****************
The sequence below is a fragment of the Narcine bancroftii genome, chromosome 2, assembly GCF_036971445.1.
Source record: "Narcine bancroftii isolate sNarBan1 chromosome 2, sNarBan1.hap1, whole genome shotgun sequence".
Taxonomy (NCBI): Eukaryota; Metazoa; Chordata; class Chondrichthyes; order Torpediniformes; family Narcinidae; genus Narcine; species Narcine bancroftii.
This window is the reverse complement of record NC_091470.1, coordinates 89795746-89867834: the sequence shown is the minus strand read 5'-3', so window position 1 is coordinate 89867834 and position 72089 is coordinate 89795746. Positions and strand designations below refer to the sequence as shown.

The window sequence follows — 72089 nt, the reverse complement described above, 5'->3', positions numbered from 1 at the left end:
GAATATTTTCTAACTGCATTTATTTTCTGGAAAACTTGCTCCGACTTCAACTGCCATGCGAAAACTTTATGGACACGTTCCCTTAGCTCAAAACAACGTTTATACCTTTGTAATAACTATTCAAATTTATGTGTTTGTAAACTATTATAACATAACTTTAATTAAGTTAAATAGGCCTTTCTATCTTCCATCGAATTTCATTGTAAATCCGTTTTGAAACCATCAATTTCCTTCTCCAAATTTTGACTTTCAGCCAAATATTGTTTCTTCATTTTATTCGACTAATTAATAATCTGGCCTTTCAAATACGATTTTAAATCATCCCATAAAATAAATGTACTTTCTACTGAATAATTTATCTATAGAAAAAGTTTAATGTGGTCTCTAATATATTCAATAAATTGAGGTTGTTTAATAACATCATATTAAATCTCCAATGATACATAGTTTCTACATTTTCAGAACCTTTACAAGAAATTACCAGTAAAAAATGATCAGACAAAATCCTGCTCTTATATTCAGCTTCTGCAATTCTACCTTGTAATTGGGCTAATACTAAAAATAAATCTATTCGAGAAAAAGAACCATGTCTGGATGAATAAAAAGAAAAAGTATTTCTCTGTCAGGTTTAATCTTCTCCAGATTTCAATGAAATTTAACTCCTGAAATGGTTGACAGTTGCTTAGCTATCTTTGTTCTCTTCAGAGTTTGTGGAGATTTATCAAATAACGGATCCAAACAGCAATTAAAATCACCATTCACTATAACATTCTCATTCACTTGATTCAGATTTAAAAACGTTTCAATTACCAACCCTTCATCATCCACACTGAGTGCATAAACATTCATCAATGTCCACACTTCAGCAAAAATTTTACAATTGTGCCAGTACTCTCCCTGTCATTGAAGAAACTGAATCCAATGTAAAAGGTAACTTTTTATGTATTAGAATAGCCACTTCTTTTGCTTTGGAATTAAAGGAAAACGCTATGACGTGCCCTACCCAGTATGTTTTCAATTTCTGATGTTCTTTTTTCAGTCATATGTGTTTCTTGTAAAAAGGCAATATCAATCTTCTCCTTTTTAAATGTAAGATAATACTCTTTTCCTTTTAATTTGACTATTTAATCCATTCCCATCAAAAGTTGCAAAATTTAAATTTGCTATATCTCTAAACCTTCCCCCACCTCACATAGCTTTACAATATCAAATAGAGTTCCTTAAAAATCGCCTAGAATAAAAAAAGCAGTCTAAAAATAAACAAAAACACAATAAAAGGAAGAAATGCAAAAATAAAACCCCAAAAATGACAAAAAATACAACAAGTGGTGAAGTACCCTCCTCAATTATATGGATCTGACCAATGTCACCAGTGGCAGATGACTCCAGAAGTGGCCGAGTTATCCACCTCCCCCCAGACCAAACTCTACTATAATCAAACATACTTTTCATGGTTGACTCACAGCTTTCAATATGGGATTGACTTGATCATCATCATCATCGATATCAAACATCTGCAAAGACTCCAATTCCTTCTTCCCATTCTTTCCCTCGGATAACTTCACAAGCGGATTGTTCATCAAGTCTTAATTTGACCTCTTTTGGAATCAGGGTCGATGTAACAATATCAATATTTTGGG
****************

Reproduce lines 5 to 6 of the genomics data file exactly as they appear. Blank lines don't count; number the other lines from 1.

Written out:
The window sequence follows — 72089 nt, the reverse complement described above, 5'->3', positions numbered from 1 at the left end:
GAATATTTTCTAACTGCATTTATTTTCTGGAAAACTTGCTCCGACTTCAACTGCCATGCGAAAACTTTATGGACACGTTCCCTTAGCTCAAAACAACGTTTATACCTTTGTAATAACTATTCAAATTTATGTGTTTGTAAACTATTATAACATAACTTTAATTAAGTTAAATAGGCCTTTCTATCTTCCATCGAATTTCATTGTAAATCCGTTTTGAAACCATCAATTTCCTTCTCCAAATTTTGACTTTCAGCCAAATATTGTTTCTTCATTTTATTCGACTAATTAATAATCTGGCCTTTCAAATACGATTTTAAATCATCCCATAAAATAAATGTACTTTCTACTGAATAATTTATCTATAGAAAAAGTTTAATGTGGTCTCTAATATATTCAATAAATTGAGGTTGTTTAATAACATCATATTAAATCTCCAATGATACATAGTTTCTACATTTTCAGAACCTTTACAAGAAATTACCAGTAAAAAATGATCAGACAAAATCCTGCTCTTATATTCAGCTTCTGCAATTCTACCTTGTAATTGGGCTAATACTAAAAATAAATCTATTCGAGAAAAAGAACCATGTCTGGATGAATAAAAAGAAAAAGTATTTCTCTGTCAGGTTTAATCTTCTCCAGATTTCAATGAAATTTAACTCCTGAAATGGTTGACAGTTGCTTAGCTATCTTTGTTCTCTTCAGAGTTTGTGGAGATTTATCAAATAACGGATCCAAACAGCAATTAAAATCACCATTCACTATAACATTCTCATTCACTTGATTCAGATTTAAAAACGTTTCAATTACCAACCCTTCATCATCCACACTGAGTGCATAAACATTCATCAATGTCCACACTTCAGCAAAAATTTTACAATTGTGCCAGTACTCTCCCTGTCATTGAAGAAACTGAATCCAATGTAAAAGGTAACTTTTTATGTATTAGAATAGCCACTTCTTTTGCTTTGGAATTAAAGGAAAACGCTATGACGTGCCCTACCCAGTATGTTTTCAATTTCTGATGTTCTTTTTTCAGTCATATGTGTTTCTTGTAAAAAGGCAATATCAATCTTCTCCTTTTTAAATGTAAGATAATACTCTTTTCCTTTTAATTTGACTATTTAATCCATTCCCATCAAAAGTTGCAAAATTTAAATTTGCTATATCTCTAAACCTTCCCCCACCTCACATAGCTTTACAATATCAAATAGAGTTCCTTAAAAATCGCCTAGAATAAAAAAAGCAGTCTAAAAATAAACAAAAACACAATAAAAGGAAGAAATGCAAAAATAAAACCCCAAAAATGACAAAAAATACAACAAGTGGTGAAGTACCCTCCTCAATTATATGGATCTGACCAATGTCACCAGTGGCAGATGACTCCAGAAGTGGCCGAGTTATCCACCTCCCCCCAGACCAAACTCTACTATAATCAAACATACTTTTCATGGTTGACTCACAGCTTTCAATATGGGATTGACTTGATCATCATCATCATCGATATCAAACATCTGCAAAGACTCCAATTCCTTCTTCCCATTCTTTCCCTCGGATAACTTCACAAGCGGATTGTTCATCAAGTCTTAATTTGACCTCTTTTGGAATCAGGGTCGATGTAACAATATCAATATTTTGGG